115th Annual Conference - Honolulu, Hawaii
Friday, November 10 - Sunday, November 12, 2017

From “Perdita” to Lonely Poet: Ways of Seeing Mary Robinson

Amelia Worsley, Amherst College

This paper considers Mary Robinson's self-fashioning, in both text and image, in relation to recent work on Romantic celebrity. It pays particular attention to Robinson's interest in presenting herself as a lonely poet, intervening in a masculine tradition of introspective prospect poetry. A study of Mary Robinson requires that we recast how we understand Romantic loneliness, and disaggregate it from notions of solitude and singularity, to instead see it as a social mode that embraces multiplicity.


Perhaps no Romantic poet’s work has been as read in terms self-fashioning and self-projection as often as that of Mary Robinson.

Robinson spent her early life as an actress on the London stage. She was a consort of The Prince of Wales, a visitor to Marie Antoinette at Versailles, and attracted vast crowds whenever she ventured out in her carriage in London. Joshua Reynolds’ 1782 portrait gives us a taste of Robinson’s image as celebrity and socialite. By the late 1790s, however, Robinson found herself in an entirely different situation; alone, ill, and disabled, she retired to a cottage in Surrey, where few people attended her, There she turned to writing, amking a project of her poetry and autobiography. She would die a lonely death there, before she was able to witness the publication of the Memoirs.

 At the cottage, Robinson became fixated not only with writing poems about solitudinous figures, but on the project of figuring herself as a lonely poet. Robinson emphasizes her relationship with abandoned lovers, like Sappho and Dido—but also, at the same time, makes a claim for her intervention in the masculine tradition of introspective poetry. In this period, she uses Joshua Reynolds’ 1784 portrait for the frontispiece to her publications. The difference between this pose and the earlier one gives a taste of the very different image of herself she suddenly wished to project.

 A critical paradox attends most discussion of Mary Robinson’s loneliness: while the tragic nature of her solitary death has been emphasized, her status as lonely poet has usually been read as a species of a mask; a persona that she acted, in just the same way that she acted parts onstage.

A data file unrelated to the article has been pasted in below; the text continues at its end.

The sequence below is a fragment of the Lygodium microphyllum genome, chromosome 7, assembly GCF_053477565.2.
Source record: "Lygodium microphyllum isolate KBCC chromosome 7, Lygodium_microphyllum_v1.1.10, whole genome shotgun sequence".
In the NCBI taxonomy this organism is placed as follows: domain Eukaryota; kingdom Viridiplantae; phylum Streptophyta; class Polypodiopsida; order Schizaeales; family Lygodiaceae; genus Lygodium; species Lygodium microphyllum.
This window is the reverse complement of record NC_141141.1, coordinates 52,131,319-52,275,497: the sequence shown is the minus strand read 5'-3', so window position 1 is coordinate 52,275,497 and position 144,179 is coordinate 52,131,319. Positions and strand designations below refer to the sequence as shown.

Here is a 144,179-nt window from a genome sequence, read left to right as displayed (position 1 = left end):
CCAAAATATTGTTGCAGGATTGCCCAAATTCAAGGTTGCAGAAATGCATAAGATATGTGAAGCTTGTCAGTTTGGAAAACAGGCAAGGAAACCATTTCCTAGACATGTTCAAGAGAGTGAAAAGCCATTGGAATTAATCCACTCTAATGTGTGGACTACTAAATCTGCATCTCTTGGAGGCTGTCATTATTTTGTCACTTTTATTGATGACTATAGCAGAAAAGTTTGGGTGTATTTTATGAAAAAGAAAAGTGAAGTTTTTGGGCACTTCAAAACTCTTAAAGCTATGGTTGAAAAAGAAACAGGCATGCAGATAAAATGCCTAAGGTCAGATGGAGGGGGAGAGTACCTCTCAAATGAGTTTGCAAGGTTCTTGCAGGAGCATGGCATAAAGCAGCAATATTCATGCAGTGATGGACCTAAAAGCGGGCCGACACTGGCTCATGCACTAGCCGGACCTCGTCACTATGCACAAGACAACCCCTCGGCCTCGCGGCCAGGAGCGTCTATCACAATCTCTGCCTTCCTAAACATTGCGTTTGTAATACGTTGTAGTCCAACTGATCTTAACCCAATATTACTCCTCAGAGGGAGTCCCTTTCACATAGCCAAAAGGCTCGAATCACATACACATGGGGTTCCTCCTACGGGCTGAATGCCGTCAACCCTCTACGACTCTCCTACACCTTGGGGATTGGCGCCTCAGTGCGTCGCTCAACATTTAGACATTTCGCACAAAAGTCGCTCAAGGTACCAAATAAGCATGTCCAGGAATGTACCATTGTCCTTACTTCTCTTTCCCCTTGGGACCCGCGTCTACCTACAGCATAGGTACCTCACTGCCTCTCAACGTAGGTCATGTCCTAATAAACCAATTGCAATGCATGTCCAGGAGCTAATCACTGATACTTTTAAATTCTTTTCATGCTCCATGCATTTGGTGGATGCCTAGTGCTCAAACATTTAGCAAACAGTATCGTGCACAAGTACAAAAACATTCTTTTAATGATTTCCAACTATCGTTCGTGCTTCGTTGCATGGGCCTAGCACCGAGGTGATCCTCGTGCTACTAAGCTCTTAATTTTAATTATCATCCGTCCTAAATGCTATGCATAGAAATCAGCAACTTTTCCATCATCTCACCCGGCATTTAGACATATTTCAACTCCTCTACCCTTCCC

Robinson’s attempts to present herself as singular, despite her advertised interest in self-fashioning and multiple pseudonyms, means that her poetry is often relegated to the status of an imitation of masculine norms.

Theatrical selfhood, Gillian Russell and Clara Tuite argued in Romantic Sociability: Social Networks and Literary Culture in Britain (2002), is an understudied subject in Romanticism. There is “apparent incompatibility,” they argue, between “convivial and theatrical social occasions with Romanticism’s traditional identification with the lone poet, withdrawn in Romantic introspection, with individualism rather than collective activity, and with the cultivation of the authentic rather than the performative self.” (4) Though this binary has often been complicated since 2002, most accounts of Mary Robinson as poet do still function according to a separation between social, convivial, theatrical, collective and performative modes and lone, introspective, authentic selves.

 My paper at PAMLA seeks to undo the consensus that Robinson’s celebrity forestalls her ability to be a lonely poet, emphasizing the ways in which she seeks to recast and reframe the very concept of loneliness, in a period when poets of all kinds are using the pose to legitimate their vocation as poets.

I will consider how eight different portraits of Mary Robinson, by painters such as Reynolds, Gainsborough, Hoppne, as well as various caricaturists, intersect with the self-fashioning she performs in her Memoirs and Lyrical Tales. I will pay particular attention to Robinson’s poems about hermits, in which she makes an argument for how these poet-like figures can be lonely without being singular; authentic without being solely introspective; as well as playfully serious about negating the anxiety-of-influence model of poetic authorship, even before it has been named.  A study of Mary Robinson requires that we recast how we understand Romantic loneliness, and disaggregate it from notions of solitude and singularity, to instead see it as a social mode that embraces multiplicity.


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